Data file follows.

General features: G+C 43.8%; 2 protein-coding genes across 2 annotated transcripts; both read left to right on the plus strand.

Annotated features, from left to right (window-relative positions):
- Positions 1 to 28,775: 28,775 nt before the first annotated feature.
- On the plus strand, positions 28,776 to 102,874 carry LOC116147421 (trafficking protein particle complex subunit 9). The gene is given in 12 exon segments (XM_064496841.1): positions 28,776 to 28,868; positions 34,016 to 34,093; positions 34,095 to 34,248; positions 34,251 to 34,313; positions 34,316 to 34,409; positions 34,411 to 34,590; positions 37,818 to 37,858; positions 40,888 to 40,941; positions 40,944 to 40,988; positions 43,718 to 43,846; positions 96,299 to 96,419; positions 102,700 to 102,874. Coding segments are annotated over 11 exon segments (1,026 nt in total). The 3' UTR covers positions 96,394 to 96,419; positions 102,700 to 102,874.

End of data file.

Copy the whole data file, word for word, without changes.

General features: G+C 43.8%; 2 protein-coding genes across 2 annotated transcripts; both read left to right on the plus strand.

Annotated features, from left to right (window-relative positions):
- Positions 1 to 28,775: 28,775 nt before the first annotated feature.
- On the plus strand, positions 28,776 to 102,874 carry LOC116147421 (trafficking protein particle complex subunit 9). The gene is given in 12 exon segments (XM_064496841.1): positions 28,776 to 28,868; positions 34,016 to 34,093; positions 34,095 to 34,248; positions 34,251 to 34,313; positions 34,316 to 34,409; positions 34,411 to 34,590; positions 37,818 to 37,858; positions 40,888 to 40,941; positions 40,944 to 40,988; positions 43,718 to 43,846; positions 96,299 to 96,419; positions 102,700 to 102,874. Coding segments are annotated over 11 exon segments (1,026 nt in total). The 3' UTR covers positions 96,394 to 96,419; positions 102,700 to 102,874.